By Ramesh Mathew
Doha, Jul 18: An Indian expatriate whose restaurant folded has spent the past seven years trying to pay back QR200,000 in rent arrears – so he can finally return home.
P Aboo has taken every odd job under the sun to cover the debt – from electrical work to plumbing – but age and ill health are now starting to take their toll.
Furthermore, he has not seen his only daughter for the past nine years because he is effectively stranded in the country, and he has been without a residence permit for two. Now, only QR40,000 short of becoming a free man, the 61-year-old is at his wit’s end.
He told Gulf Times: “My failing health is not allowing me to hang on here anymore and I need to be with my wife and daughter at the earliest.”
Aboo, who comes from Chavakkad in Kerala’s Thrissur district, had opened a restaurant in Fariq Bin Mahmood area, but financial difficulties caused its closure in 2001.
Following a legal battle with the owner, Aboo was told he could not leave the country until the debt was fully repaid.
He explained: “When I closed down the restaurant I owed about QR200,000 to the building owner. By doing petty jobs here and there, I managed to repay more than three-quarters of my arrears. It was with severe difficulties that I managed to pay more than QR150,000 to the building owner.”
Aboo insists he has no intention of cheating the owner of the building out of his rightful money, but he said the job was now near impossible.
“My mind is still willing but physically I can’t deliver duties in the way I had done earlier,” he admitted.
The Keralite’s unfortunate circumstances are also exacerbated by the fact that he has been unable to see his only child for more than nine years. Coming late into the marriage of him and his wife, he last saw his daughter when she was 10 years old.
Unhappy Aboo said: “Now, my daughter is of marriageable age and my wife is not well either.”
Though the Indian embassy has written to the company representing the building owner begging for mercy, no headway has been made so far.
“I’m 61 and unable to render any job because of my poor health,” said the hapless expatriate.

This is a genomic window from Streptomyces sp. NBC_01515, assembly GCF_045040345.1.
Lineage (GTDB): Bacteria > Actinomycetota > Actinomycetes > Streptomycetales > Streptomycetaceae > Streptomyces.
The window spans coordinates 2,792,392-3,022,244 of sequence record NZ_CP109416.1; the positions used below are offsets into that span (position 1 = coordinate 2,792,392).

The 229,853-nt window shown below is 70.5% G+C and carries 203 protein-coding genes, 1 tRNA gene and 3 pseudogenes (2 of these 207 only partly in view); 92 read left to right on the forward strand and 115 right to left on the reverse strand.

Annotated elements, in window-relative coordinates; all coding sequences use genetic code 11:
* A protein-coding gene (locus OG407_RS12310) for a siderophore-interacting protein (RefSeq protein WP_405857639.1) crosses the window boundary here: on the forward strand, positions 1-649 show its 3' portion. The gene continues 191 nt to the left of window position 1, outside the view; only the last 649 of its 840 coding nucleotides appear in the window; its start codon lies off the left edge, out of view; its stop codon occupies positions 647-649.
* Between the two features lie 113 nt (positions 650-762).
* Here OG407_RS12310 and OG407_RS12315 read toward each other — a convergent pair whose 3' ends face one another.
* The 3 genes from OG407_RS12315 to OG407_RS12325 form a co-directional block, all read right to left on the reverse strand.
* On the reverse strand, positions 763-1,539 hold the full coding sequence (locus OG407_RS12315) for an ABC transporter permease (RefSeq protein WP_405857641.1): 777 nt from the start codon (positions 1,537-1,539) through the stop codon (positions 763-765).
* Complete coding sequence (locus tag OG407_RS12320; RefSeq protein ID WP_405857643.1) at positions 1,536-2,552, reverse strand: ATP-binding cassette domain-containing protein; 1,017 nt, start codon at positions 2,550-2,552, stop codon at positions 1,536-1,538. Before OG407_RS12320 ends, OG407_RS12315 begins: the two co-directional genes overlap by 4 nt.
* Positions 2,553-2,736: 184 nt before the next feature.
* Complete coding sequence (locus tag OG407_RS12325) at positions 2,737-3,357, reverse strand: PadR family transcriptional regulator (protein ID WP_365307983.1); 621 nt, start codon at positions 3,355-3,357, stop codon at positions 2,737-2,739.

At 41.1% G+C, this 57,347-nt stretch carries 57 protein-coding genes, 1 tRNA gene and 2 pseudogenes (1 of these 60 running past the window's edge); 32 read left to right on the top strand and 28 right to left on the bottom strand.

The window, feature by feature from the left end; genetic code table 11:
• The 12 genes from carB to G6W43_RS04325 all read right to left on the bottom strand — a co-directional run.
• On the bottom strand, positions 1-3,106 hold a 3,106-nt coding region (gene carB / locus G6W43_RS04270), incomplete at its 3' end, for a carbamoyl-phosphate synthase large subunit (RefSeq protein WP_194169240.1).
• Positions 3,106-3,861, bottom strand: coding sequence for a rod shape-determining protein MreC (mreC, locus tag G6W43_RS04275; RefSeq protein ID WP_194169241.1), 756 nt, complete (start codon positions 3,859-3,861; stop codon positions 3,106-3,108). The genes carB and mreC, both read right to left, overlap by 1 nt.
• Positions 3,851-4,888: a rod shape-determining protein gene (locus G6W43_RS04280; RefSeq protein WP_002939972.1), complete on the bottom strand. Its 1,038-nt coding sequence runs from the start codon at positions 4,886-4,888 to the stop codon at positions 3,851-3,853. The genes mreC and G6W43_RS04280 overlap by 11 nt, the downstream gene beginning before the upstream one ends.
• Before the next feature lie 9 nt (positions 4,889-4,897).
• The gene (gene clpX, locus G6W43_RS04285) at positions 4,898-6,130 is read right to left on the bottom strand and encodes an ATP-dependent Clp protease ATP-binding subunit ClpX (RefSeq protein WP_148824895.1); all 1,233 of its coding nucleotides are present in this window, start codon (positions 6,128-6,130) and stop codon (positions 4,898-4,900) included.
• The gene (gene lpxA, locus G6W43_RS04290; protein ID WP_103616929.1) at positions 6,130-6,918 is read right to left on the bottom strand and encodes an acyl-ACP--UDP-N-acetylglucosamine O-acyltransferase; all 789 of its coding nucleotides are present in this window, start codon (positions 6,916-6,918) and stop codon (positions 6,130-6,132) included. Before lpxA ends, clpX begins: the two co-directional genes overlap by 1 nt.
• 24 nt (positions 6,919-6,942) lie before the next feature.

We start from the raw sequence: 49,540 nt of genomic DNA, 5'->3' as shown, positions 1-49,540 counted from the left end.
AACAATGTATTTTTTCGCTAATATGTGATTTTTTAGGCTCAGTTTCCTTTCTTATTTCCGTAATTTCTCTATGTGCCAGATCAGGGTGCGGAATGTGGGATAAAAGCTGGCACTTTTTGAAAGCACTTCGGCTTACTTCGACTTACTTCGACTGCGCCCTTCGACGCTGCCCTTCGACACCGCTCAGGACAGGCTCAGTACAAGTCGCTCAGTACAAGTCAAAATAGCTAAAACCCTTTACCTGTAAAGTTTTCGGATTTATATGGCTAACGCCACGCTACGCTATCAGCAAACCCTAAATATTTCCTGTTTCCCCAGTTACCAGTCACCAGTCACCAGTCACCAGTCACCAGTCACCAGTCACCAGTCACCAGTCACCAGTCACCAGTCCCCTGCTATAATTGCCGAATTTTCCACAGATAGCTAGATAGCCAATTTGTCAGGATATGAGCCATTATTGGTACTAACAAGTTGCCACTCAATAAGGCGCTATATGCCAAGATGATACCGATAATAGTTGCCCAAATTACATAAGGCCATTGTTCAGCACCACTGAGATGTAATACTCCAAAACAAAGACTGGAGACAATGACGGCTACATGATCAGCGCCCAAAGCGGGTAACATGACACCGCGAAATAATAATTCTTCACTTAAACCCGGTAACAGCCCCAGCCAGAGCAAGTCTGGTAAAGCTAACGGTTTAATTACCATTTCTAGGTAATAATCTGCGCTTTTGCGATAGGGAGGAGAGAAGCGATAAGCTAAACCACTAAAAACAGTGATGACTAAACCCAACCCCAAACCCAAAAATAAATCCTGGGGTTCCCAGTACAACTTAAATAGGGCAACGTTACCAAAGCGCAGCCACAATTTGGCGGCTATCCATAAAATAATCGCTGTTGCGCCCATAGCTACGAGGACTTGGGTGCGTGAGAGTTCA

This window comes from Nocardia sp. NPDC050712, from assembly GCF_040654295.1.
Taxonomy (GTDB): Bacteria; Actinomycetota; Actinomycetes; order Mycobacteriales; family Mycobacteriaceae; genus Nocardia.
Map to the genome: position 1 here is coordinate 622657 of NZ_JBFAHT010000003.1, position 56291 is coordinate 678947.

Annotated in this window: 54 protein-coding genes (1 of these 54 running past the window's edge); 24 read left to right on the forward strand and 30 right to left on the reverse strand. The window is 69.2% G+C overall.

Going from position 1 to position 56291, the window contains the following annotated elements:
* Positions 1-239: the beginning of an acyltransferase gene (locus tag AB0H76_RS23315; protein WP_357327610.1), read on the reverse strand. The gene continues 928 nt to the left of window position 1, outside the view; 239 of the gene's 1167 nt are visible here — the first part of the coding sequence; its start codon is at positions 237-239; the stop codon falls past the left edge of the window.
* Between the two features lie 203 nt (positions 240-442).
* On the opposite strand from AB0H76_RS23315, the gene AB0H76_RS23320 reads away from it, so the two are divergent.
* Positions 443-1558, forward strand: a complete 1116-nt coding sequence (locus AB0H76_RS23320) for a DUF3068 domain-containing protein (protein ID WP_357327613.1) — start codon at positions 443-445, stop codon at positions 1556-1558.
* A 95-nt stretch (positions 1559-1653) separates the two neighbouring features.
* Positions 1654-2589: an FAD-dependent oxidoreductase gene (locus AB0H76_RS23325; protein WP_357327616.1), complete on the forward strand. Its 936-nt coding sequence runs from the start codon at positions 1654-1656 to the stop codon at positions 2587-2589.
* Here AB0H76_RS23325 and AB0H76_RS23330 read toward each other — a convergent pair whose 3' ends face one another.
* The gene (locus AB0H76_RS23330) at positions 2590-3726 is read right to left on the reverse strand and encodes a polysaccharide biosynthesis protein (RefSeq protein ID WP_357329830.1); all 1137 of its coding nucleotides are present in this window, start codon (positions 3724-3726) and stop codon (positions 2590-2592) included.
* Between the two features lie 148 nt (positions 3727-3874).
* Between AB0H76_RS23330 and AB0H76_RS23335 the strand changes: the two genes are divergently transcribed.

Now Aboo is counting on the help of his legal representative.
He explained: “The lawyer said he was confident of settling the case with the landlord for QR25,000. He understands my poor financial condition and promises to convince the building owner.”
However, even if the lawyer is successful, Aboo is unsure how he can gather the rest of the cash owed. As a last resort, he has now made an emotional appeal to this newspaper, asking for sympathetic readers to help him get home.
A couple of community activists have also expressed an interest in trying to help Aboo.
“However, we are clueless as to how to take a lead,” said one of them, who has been associated with a number of humanitarian issues in the recent past.
The Opposition leader of the Kerala Assembly Oommen Chandy had recently come forward to give a helping hand to a Keralite youth, who was detained in a Kuwaiti jail for the murder of one of his colleagues from Andhra Pradesh. Through his good offices with some resourceful non-resident Keralites (NRKs) in Kuwait, Chandy managed to raise the equivalent of about QR100,000 to be paid as blood money to the kith and kin of the victim, living in Cuddapah in Andhra Pradesh.
“Should we seek a similar intervention from someone of his stature to raise enough money to settle the Doha-based Keralite’s outstanding dues?” asked another social activist.